The Lynx Group

Economics & Value

Articles about real-world healthcare utilization and costs on Value-Based Cancer Care.
The emergence of various tools for assessing value or, more to the point, drug costs—both direct and indirect—by leaders within the oncology and hematology community is highly commendable. Those of us on the managed care side of healthcare look forward to practical and meaningful tools in helping patients, pro­viders, employers, and health plans navigate through the complexity of oncology drug therapy and drive better informed decision-making.
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Value-based oncology was one of the high-profile topics at the 2015 American Society of Clinical Oncology (ASCO) meeting. It is something that is discussed widely in print and on social media. It is certainly top of mind for payers, doctors, policymakers, business leaders, and, in particular, patients.
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With all the focus in the media on cancer drug costs, let alone within the oncology community, the American Society of Clinical Oncology (ASCO) has released its much-anticipated value framework.
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Value versus cost is becoming an increasingly common question, particularly when evaluating new cancer drugs. The American Society of Clinical Oncology recently published its initial value framework to assist in assessing the value of new cancer therapies.
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The high costs of specialty medications and the burden they place on individual patients and on the healthcare system overall are the media topics du jour. Cancer drugs are often cited as examples of unrestrained medication costs, so it is not surprising that the oncology community has responded by proposing alternative pricing models for cancer treatments based on the incremental value they provide.
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The American Society of Clinical Oncology (ASCO) value framework and Memorial Sloan Kettering Cancer Center (MSKCC)’s DrugAbacus are 2 recent examples of an increasing trend of value-­based modeling to assess pharmaceuticals. Of particular interest, these methodologies represent some of the first efforts to incorporate a systematic approach to value specific to oncology. Xcenda, an AmerisourceBergen company, has previously reported on the increasing shift to value-based care with the Department of Health & Human Services and select large US payers.1 Outside of the United States, single-payer systems in Europe have taken an even more aggressive approach to value-based models, going as far as to quantify the value of human life, and then to measure the use of a drug versus its ability to prolong life in a demonstrable way.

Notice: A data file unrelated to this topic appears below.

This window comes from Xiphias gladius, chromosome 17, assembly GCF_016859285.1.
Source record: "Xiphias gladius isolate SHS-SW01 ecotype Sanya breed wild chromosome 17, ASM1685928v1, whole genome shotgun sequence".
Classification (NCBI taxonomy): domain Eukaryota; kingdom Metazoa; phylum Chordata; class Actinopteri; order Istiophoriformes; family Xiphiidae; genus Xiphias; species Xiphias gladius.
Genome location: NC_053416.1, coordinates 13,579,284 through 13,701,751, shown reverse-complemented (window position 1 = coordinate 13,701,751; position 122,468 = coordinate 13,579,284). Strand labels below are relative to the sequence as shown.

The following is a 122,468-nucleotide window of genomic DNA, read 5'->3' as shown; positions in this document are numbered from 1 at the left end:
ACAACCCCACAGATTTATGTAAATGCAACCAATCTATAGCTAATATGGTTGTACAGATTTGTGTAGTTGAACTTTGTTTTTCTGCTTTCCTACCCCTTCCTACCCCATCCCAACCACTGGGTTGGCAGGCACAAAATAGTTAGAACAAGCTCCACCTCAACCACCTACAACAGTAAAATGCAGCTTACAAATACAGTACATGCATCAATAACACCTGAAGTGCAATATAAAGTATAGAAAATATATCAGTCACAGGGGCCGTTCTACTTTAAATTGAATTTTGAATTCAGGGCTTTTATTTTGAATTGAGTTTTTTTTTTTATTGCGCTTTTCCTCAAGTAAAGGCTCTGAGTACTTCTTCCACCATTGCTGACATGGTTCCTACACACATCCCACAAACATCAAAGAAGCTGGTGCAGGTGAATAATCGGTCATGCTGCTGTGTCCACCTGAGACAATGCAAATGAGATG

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The relative value of cancer care has become the major debate in oncology over the past few years. The rising costs of treatment, along with increasing out-of-pocket costs for patients, have sparked a debate about what is “reasonable” treatment for all involved. As a nonprofit patient assistance foundation, Patient Services provides financial assistance to patients who have great challenges in accessing their treatments because of the high costs. Of note, most of those who receive assistance from our foundation are insured.
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Given the number of oncology agents introduced over the past 5 years, and the corresponding rise in costs, it is little surprise that multiple organizations are reacting with methods to assess value. Although payers have historically been the default for assessing value to determine formulary coverage, the most recent entrants of the American Society of Clinical Oncology (ASCO), with its value framework, and Memorial Sloan Kettering Cancer Center (MSKCC), with its DrugAbacus, into this arena represent providers of oncology care. Historically pegged as solely focused on clinical evidence and seeking effective therapy at all costs, the focus by providers on the value of cancer care is increasing.
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In 2012 and 2013, the American Society of Clinical Oncology (ASCO) published 2 sets of 5 key opportunities to improve value in cancer care as part of a multispecialty project, called Choosing Wisely. As a supervisor for a process that reviewed more than 15,000 hematology and oncology treatment requests in 2013, we were able to observe oncologists who followed ASCO’s advice, and those who were either unaware of Choosing Wisely or who chose to disregard it. Although the recommendations were not universally followed, they were a tremendous step forward in advancing value-based oncology treatments.
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We understand that the financial sustainability of cancer care is a serious issue as cancer diagnoses around the world continue to rise. We commend those organizations seeking to address the issue of value in cancer care, which is an incredibly difficult, multifaceted challenge.
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